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Chapter 01 - Thinking Critically with Psychological Science

 
The Scientific Attitude
  • Scientific approach that is skeptical and open-minded
  • To shift away from illusions to reality, one must use Smart thinking or critical thinking: thinking that does not blindly accept things, but approaches with skepticism and examines the evidence carefully; Ask how did they know, on guts and instinct? Are the evidence biased?
  • However, must remember to have humility as too extreme would be stubbornness

The Limits of Intuition and Common Sense

  • Intuition often ends up nowhere
  • Tend to use a lot hindsight bias: tendency to believe that one would have known it after the results are shown;
  • Seems like common sense;  The answer was right there and look how obvious it was
  • Experience it usually when looking back on history; eg. Glen Clark and the fast ferries
  • Humans tend to be overconfident, think we know more than we actually do (probably result of self-serving bias)
  • Hindsight causes us to be overconfident as we believe we would have picked the answer when the results are in front of us

The Scientific Method

  • Scientific theory: explanation using set of principles to organise/predict observations
  • No matter how good theory sounds, must put it to test
  • Must imply testable prediction = hypothesis
  • Beware of bias when testing
  • Good experiment can be replicated: the experiment can be repeated and would yield constant results; done with a different group of people or by a different person ending with constant results
  • Theory useful if:
  1. effectively organises range of observations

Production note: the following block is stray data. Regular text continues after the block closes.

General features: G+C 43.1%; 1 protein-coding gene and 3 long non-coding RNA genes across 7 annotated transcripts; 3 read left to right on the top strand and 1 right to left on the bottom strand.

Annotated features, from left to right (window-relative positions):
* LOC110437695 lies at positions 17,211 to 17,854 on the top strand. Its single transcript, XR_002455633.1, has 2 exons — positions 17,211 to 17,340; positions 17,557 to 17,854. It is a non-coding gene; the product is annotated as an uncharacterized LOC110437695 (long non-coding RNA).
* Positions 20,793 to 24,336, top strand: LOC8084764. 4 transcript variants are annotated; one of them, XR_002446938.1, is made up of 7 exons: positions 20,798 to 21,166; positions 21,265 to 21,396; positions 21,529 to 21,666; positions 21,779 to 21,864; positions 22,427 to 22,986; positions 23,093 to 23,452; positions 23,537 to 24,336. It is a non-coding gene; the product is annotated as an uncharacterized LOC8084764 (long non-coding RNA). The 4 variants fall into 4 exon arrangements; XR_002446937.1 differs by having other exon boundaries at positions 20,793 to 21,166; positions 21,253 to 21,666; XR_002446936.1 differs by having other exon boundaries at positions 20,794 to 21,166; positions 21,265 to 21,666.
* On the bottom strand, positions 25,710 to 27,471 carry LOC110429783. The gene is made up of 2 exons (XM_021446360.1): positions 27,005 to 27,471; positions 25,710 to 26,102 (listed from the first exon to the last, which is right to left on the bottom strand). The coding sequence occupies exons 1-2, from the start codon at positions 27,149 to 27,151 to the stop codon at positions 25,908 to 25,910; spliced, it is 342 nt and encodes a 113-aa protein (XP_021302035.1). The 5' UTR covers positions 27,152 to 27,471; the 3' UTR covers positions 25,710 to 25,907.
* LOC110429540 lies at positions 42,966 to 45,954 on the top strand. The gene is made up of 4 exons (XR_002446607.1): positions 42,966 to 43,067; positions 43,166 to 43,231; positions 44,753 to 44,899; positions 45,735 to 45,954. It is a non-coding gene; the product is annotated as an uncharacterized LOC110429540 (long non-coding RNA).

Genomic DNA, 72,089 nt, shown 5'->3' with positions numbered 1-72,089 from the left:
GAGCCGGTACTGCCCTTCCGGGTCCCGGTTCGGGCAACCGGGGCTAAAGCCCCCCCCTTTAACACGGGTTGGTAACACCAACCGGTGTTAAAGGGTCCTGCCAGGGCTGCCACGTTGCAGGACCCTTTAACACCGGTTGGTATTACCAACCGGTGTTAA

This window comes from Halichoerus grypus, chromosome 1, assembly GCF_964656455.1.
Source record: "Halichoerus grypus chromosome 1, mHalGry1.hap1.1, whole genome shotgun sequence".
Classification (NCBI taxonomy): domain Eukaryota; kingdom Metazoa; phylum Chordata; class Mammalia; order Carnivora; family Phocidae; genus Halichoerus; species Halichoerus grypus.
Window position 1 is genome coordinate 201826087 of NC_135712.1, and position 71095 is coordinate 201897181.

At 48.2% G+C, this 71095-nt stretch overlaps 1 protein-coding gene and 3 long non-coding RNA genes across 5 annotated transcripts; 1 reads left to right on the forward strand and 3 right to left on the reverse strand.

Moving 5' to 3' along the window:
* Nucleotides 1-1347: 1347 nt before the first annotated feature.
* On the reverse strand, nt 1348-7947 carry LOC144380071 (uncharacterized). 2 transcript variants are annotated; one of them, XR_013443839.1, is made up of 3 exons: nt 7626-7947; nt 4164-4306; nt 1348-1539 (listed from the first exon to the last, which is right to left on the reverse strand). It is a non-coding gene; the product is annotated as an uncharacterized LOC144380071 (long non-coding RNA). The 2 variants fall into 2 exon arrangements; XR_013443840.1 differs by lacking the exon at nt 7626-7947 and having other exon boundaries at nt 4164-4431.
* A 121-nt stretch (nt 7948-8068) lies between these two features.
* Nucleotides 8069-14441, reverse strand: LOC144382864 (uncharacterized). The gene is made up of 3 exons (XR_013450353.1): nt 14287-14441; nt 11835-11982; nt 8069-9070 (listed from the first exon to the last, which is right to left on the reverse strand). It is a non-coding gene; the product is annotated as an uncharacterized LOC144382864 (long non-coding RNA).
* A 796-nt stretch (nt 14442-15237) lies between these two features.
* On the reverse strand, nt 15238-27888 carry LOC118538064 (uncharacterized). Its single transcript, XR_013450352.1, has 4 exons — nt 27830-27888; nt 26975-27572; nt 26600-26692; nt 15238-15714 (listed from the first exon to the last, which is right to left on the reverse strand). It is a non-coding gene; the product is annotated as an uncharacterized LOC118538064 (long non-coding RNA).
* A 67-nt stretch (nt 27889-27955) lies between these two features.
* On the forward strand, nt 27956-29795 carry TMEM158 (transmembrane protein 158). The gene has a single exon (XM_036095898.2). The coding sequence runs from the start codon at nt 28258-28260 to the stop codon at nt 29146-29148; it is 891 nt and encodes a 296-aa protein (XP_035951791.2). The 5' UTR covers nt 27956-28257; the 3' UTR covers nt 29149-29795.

2. implies clear predictions
  • Case study: research method where one person is studied in depth to find universal principles (things that apply to all)
  • Drawback is that the individual being studied could be atypical, results not universally contained
  • Survey: research method to get the self-reported attitudes/behaviours of people
  • Looks at cases less depth and wording of question affects the response given (framing)Tend to hang around group similar to us so using them as study is wrong
  • False consensus effect: tendency to overestimate otherís agreement with us; eg. Vegetarians believe larger amount of pop. is vegetarian than meat-eaters
  • Population: all the cases in the group being studied
  • To make a good sample, use random sampling: sample that gives each case a good chance of being studied to ensure results within range
  • Naturalistic observation: observing and recording behaviour in natural settings with any control on situation
  • Like case study & survey,  doesnít explain behaviour
  • When finding a trait that accompanies another, not resulting effect, but correlation: the way 2 factors vary together and how well one predicts the other
  • Positive correlation: direct relationship where factors increase or decrease together
  • Negative correlation: inverse relationship where one factor goes up while one goes down
  • Does not explain cause, simply show relationship between factors
  • Illusory correlation: perceiving correlation when none exist; Notice random coincidences as not random, rather as correlated

Experiment

  • To isolate cause & effect, conduct experiments
  • Experimental condition: condition that exposes subjects to treatment
  • Control condition: condition that serves as a comparison to see effects of treatment on experimental condition subjects
  • Use random assignment: assigning subjects to experimental/control groups randomly to ensure no bias
  • Independent variable: experimental factor being manipulated and studied (by itself, alone, no need to depend on something)  * x-axis
  • Dependent variable: experimental factor that depends on independent variable and changes in response to it * y- axis
  • Placebo: an inert substance/condition that maybe administered instead of a presumed active agent
  • Double-blind procedure: procedure in which the experimenter and the subject noth don't know which treatment is given

[ Critical Thinking ] Neuroscience ] Developing Child ] Adolescence ] Sensation ] Perseption ] Consciousness ] Learning ] Memory ] Thinking ] Inteligence ] Motivation ] Emotion ] Personality ] Psych Disorders ] Therapy ] Stress ] Social Psych ] Statistics ] Critical Thinking ]

Bibliography

Myers, David G., Psychology Fifth Edition. Worth Publishers, Inc. New York, NY ©1998

 

 

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